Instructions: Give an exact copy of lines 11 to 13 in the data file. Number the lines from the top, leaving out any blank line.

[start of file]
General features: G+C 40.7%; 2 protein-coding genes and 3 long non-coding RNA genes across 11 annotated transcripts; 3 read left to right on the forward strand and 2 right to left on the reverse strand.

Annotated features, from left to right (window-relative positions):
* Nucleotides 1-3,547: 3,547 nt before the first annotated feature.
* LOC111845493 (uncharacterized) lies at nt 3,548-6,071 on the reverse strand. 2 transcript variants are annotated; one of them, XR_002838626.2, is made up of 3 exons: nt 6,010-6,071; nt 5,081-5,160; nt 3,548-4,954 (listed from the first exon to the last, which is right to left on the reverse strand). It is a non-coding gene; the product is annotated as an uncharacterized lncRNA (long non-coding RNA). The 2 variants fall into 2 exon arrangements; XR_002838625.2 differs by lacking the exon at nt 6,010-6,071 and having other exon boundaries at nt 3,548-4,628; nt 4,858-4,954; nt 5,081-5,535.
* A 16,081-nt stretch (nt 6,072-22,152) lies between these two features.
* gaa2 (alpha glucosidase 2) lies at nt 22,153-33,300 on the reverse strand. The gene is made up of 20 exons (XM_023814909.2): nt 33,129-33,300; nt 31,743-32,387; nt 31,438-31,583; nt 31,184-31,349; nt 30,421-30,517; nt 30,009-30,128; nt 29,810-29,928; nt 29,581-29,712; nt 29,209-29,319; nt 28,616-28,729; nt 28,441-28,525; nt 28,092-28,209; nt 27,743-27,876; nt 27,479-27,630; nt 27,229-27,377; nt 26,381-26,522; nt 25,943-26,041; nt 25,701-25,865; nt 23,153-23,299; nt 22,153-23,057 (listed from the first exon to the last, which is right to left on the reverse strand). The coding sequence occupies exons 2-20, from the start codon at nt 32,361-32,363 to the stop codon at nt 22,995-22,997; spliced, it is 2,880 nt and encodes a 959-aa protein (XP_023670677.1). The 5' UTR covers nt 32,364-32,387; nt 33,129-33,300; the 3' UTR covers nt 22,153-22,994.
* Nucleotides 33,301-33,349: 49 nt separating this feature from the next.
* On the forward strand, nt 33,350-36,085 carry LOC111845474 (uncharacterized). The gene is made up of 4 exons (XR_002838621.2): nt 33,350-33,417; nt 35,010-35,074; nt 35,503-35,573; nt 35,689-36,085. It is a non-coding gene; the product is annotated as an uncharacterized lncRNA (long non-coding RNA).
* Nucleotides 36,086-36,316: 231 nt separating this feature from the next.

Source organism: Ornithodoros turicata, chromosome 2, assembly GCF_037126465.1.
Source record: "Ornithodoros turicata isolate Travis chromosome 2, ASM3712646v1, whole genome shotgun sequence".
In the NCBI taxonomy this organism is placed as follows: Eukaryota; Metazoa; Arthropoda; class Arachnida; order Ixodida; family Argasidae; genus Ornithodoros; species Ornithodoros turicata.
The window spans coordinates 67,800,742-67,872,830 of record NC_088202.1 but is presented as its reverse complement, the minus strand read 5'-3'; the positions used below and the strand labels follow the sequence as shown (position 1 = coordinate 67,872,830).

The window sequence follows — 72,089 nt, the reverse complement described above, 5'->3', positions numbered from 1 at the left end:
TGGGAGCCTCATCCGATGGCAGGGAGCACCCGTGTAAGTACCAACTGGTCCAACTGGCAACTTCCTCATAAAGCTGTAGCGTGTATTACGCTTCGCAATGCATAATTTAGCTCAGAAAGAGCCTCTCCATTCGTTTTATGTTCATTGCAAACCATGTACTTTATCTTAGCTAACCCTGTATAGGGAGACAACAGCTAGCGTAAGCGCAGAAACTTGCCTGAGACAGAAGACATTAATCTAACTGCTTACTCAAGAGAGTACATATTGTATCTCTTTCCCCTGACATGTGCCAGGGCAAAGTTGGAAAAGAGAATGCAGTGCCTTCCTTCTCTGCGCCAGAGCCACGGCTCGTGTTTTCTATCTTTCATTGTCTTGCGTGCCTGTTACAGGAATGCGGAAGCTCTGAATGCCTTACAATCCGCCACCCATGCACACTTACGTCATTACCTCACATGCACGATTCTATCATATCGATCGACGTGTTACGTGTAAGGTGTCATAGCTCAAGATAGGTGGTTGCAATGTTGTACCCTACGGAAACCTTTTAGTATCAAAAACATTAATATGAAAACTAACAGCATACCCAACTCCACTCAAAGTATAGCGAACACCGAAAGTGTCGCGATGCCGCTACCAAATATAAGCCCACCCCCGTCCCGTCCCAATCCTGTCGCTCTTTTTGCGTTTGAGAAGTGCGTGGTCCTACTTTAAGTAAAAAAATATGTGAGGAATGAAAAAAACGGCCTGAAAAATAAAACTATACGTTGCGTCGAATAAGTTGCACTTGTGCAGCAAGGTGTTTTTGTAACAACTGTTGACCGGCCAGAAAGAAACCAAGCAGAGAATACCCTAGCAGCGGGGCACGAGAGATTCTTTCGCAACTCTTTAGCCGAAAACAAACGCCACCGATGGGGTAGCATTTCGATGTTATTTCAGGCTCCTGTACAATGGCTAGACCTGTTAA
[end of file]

Source record: "Ornithodoros turicata isolate Travis chromosome 2, ASM3712646v1, whole genome shotgun sequence".
In the NCBI taxonomy this organism is placed as follows: Eukaryota; Metazoa; Arthropoda; class Arachnida; order Ixodida; family Argasidae; genus Ornithodoros; species Ornithodoros turicata.
The window spans coordinates 67,800,742-67,872,830 of record NC_088202.1 but is presented as its reverse complement, the minus strand read 5'-3'; the positions used below and the strand labels follow the sequence as shown (position 1 = coordinate 67,872,830).